Sunday, October 15, 2006

War Hawks Anonymous (Parody)

Who would have thunk it, even two years ago, that the War Hawks would need a support group?

But across the land, where ever Beltway Babies gather, War Hawks Anonymous groups have sprung up -- which basically breaks down as two huge groups in DC and NYC and a smaller, auxillary meet up in LA because Beltway Babies breath a rareified air and spend the bulk of their lives not unlike the caged veal. In fact, one Beltway Baby who identified himself only as "Robert Novak" states he's considering titling an upcoming book I Know Why The Caged Veal Moos.

Occassionaly, in need of local "color" for their books, they venture out to exotic locales like "Red Lobster" or "Home Depot" which they pronounce in stilted syllables like a college freshman taking conversational French.

However, the bulk of the Beltway Babies (no, that wasn't a crack about Tim Russert's weight) lead their lives within the matrix-like sub-strata.

Up Close with a War Hawk Anonymous

This requires an array of excuses for those trying to self-portray as "one of the people." Before a DC meeting on Thursday, "Cokie," who was sampling the Thai see-through noodles and carping that the chopsticks were plastic and the Merlot tasted "watered down domestic," explained that when a natural disaster ravaged her for-publication-only hometown, she covered for her disinterest and lack of compassion by pretending her mother was sick.

Did the public buy that? Did no one question her?

"None that mattered," chortled "Cokie."

The Meeting Begins

As people began leaving the crafts table, the meeting was called to order. A man stood at the front room of the room, cleared his throat and began, "I'm Thomas --"

"Hello, Thomas!" the crowd cried back.

"Let me finish. I'm Thomas Friedman author of The World Is Flat, The Lexus and the Olive Tree, Longitudes and Attitudes, From Beruit to Jerusalem, a three-time Pulitzer winner for my high brow columns in The New York Times, and the online author of several erotic stories at in the authoritarian section."

The room was silent except for the noise coming from "Britt" slurping madly on the straw in his frozen margarita.

"Thank you, thank you," "Thomas Friedman" repeated excessively. "Now if you will all rise, I'll lead the infinity prayer."

The crowd rose except for "Cokie" who'd already slipped off her shoes and was busy cracking her toes.

Publisher, Broadcaster, grant me the infity to jaw bone about things I do not know; the courage to bold face lie in all media, and the conventional wisdom to escape any actual thought.
Living one talking point at a time; Contradicting one moment at a time; Accepting accolades I have not earned; Taking, as Joe McCarthy did, a good name and besmirching it; Trusting that I will make all things right if I wallow in the sewer of cable news; That I may be hugely famous and ungodly rich. Forever and ever. A million.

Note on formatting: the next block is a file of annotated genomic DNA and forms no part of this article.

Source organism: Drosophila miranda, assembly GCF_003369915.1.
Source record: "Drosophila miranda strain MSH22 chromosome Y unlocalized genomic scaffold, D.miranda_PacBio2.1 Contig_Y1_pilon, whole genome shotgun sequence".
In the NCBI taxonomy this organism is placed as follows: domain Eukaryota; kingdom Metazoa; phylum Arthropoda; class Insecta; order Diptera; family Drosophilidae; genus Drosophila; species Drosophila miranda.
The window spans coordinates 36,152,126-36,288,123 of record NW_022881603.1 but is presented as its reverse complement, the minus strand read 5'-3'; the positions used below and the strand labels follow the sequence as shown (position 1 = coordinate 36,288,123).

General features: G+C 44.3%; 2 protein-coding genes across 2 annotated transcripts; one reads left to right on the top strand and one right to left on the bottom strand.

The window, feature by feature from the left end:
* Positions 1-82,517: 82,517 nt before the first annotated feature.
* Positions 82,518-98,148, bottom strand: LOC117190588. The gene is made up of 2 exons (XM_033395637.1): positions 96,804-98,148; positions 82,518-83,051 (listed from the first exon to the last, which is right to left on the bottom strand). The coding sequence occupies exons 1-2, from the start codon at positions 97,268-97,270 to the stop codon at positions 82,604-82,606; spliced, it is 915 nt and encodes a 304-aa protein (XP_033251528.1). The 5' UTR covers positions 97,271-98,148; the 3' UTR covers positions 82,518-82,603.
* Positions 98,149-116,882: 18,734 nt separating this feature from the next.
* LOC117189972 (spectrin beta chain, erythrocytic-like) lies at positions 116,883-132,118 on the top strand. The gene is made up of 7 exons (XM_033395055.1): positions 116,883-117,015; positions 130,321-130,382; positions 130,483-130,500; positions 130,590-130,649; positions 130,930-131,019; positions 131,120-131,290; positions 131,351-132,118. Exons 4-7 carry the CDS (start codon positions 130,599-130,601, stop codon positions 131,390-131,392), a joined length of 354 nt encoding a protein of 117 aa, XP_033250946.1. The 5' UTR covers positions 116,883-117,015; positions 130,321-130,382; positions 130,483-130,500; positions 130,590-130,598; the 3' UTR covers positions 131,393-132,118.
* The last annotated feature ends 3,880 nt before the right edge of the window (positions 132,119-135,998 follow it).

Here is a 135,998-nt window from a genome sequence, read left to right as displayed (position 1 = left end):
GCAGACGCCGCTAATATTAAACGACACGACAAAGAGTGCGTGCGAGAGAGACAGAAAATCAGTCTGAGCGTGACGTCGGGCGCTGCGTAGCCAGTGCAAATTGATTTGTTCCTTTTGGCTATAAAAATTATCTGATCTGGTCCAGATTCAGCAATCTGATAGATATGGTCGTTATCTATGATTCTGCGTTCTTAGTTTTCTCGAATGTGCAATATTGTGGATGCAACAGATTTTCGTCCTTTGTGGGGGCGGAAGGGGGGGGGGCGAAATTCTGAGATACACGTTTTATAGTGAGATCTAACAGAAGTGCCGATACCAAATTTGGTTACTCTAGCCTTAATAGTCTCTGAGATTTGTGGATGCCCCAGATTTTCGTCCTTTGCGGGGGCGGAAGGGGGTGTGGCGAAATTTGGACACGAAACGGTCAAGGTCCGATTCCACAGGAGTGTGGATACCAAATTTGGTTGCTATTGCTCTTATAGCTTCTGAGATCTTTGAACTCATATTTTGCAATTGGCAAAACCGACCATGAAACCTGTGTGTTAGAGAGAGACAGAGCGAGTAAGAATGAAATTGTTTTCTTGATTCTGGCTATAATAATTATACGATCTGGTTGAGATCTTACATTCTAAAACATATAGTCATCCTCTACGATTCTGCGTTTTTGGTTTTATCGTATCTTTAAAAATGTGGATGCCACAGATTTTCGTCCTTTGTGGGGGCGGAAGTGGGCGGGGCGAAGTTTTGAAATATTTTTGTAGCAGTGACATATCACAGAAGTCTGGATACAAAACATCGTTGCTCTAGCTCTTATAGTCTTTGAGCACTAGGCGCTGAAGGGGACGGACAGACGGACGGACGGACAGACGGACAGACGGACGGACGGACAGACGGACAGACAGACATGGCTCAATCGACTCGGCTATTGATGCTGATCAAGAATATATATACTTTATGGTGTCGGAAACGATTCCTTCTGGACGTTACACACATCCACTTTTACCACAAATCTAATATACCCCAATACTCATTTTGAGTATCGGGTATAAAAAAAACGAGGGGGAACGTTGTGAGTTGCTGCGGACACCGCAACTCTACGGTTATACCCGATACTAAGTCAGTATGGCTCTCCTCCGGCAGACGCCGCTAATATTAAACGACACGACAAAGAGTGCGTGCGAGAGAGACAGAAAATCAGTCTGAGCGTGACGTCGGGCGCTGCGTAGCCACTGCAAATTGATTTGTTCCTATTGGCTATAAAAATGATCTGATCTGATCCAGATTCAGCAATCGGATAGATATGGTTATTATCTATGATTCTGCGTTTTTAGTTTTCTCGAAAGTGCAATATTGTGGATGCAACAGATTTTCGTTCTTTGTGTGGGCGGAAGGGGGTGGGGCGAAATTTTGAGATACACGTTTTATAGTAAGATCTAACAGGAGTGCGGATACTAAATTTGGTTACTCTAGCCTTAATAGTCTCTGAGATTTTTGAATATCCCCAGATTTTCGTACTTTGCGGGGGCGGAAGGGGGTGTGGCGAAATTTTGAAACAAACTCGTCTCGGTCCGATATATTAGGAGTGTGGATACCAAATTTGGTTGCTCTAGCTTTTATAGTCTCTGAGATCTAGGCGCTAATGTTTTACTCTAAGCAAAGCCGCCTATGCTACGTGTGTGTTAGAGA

As the infinity prayer came to a close, those present returned to their seats and a man, "Hannity," moved to the front of room carrying a large print version of From This Day Forward or, as he called it, "The Big Book."

"Hannity" admitted that he had been trying too hard on his book and confessed that, as a high school drop-out, he may have been concerned about what others might think of him.

This brought loud boos and hisses and "Cokie" screeched "None that mattered! None that mattered!" over and over like an angry parrot. As the commotion died down, "Hannity" explained that reading "The Big Book" had cleared it up, "I don't need to try for insight or deep thoughts. I just need to jot down me. I am my own best resource and all the world's answers lie within me."

As the applause died down, "Hannity" began explaining that he had "slipped" a bit recently and was now reworking Step-One of the War Hawks Anonymous Program.

Step One: Admit that you are faultess

"Hannity" explained that this was a hard thing for him to do because, at work, he's around a guy named "Alan" and "Alan" is apparently so all powerful that a mere look can send "Hannity" into days of panic and doubt.

"I asked my boss if we could get someone weaker for me to work with," Hannity continued, "but he told me that there wasn't any weaker than 'Alan.' Some nights, I see his face in my dreams, wake up screaming so I turn on all the lights in the house and lock myself in the bathroom until daybreak."

The next to speak to the group, "Michael," admitted he'd never felt at ease ("except on the set of The Birdcage") and that the difficulty he was having with Step One was how so many "commoners" refused to "let go of the past" and hound the "commentariat." As "Michael" became more and more hypnotized by his own voice, the gathered grew restless and a few cat calls of whether he'd supported the war or not led to him finally pouting that "No one ever understands what I'm saying" as he slinked away.